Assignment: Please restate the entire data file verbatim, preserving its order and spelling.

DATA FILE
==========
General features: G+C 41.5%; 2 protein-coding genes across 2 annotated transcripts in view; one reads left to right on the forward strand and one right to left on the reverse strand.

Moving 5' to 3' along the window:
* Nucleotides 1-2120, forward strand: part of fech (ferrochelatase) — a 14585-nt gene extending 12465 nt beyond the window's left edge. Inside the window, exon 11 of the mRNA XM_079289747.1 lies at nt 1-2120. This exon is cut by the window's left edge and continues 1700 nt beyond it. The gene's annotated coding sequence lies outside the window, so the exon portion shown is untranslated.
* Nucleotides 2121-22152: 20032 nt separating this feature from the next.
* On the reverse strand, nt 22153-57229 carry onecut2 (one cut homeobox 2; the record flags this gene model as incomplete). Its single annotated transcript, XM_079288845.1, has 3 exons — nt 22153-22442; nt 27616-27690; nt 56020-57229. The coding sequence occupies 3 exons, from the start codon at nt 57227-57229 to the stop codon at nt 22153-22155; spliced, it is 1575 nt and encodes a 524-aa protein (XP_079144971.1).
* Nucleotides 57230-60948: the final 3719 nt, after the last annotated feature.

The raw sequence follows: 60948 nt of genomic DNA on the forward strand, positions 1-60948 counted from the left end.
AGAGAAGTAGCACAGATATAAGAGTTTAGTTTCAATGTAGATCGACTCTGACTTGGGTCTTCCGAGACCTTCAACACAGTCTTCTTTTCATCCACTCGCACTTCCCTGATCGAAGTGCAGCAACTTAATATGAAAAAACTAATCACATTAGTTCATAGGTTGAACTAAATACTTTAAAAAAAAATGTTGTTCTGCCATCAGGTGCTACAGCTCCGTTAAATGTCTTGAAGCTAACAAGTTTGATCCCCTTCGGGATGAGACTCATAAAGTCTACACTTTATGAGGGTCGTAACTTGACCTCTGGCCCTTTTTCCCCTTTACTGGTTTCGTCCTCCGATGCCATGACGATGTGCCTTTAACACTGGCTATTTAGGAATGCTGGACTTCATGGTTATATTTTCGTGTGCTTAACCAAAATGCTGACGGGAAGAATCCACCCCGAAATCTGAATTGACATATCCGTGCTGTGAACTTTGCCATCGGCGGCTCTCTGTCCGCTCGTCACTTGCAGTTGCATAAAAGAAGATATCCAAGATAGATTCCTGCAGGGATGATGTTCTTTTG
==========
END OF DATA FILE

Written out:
General features: G+C 41.5%; 2 protein-coding genes across 2 annotated transcripts in view; one reads left to right on the forward strand and one right to left on the reverse strand.

Moving 5' to 3' along the window:
* Nucleotides 1-2120, forward strand: part of fech (ferrochelatase) — a 14585-nt gene extending 12465 nt beyond the window's left edge. Inside the window, exon 11 of the mRNA XM_079289747.1 lies at nt 1-2120. This exon is cut by the window's left edge and continues 1700 nt beyond it. The gene's annotated coding sequence lies outside the window, so the exon portion shown is untranslated.
* Nucleotides 2121-22152: 20032 nt separating this feature from the next.
* On the reverse strand, nt 22153-57229 carry onecut2 (one cut homeobox 2; the record flags this gene model as incomplete). Its single annotated transcript, XM_079288845.1, has 3 exons — nt 22153-22442; nt 27616-27690; nt 56020-57229. The coding sequence occupies 3 exons, from the start codon at nt 57227-57229 to the stop codon at nt 22153-22155; spliced, it is 1575 nt and encodes a 524-aa protein (XP_079144971.1).
* Nucleotides 57230-60948: the final 3719 nt, after the last annotated feature.

The raw sequence follows: 60948 nt of genomic DNA on the forward strand, positions 1-60948 counted from the left end.
AGAGAAGTAGCACAGATATAAGAGTTTAGTTTCAATGTAGATCGACTCTGACTTGGGTCTTCCGAGACCTTCAACACAGTCTTCTTTTCATCCACTCGCACTTCCCTGATCGAAGTGCAGCAACTTAATATGAAAAAACTAATCACATTAGTTCATAGGTTGAACTAAATACTTTAAAAAAAAATGTTGTTCTGCCATCAGGTGCTACAGCTCCGTTAAATGTCTTGAAGCTAACAAGTTTGATCCCCTTCGGGATGAGACTCATAAAGTCTACACTTTATGAGGGTCGTAACTTGACCTCTGGCCCTTTTTCCCCTTTACTGGTTTCGTCCTCCGATGCCATGACGATGTGCCTTTAACACTGGCTATTTAGGAATGCTGGACTTCATGGTTATATTTTCGTGTGCTTAACCAAAATGCTGACGGGAAGAATCCACCCCGAAATCTGAATTGACATATCCGTGCTGTGAACTTTGCCATCGGCGGCTCTCTGTCCGCTCGTCACTTGCAGTTGCATAAAAGAAGATATCCAAGATAGATTCCTGCAGGGATGATGTTCTTTTG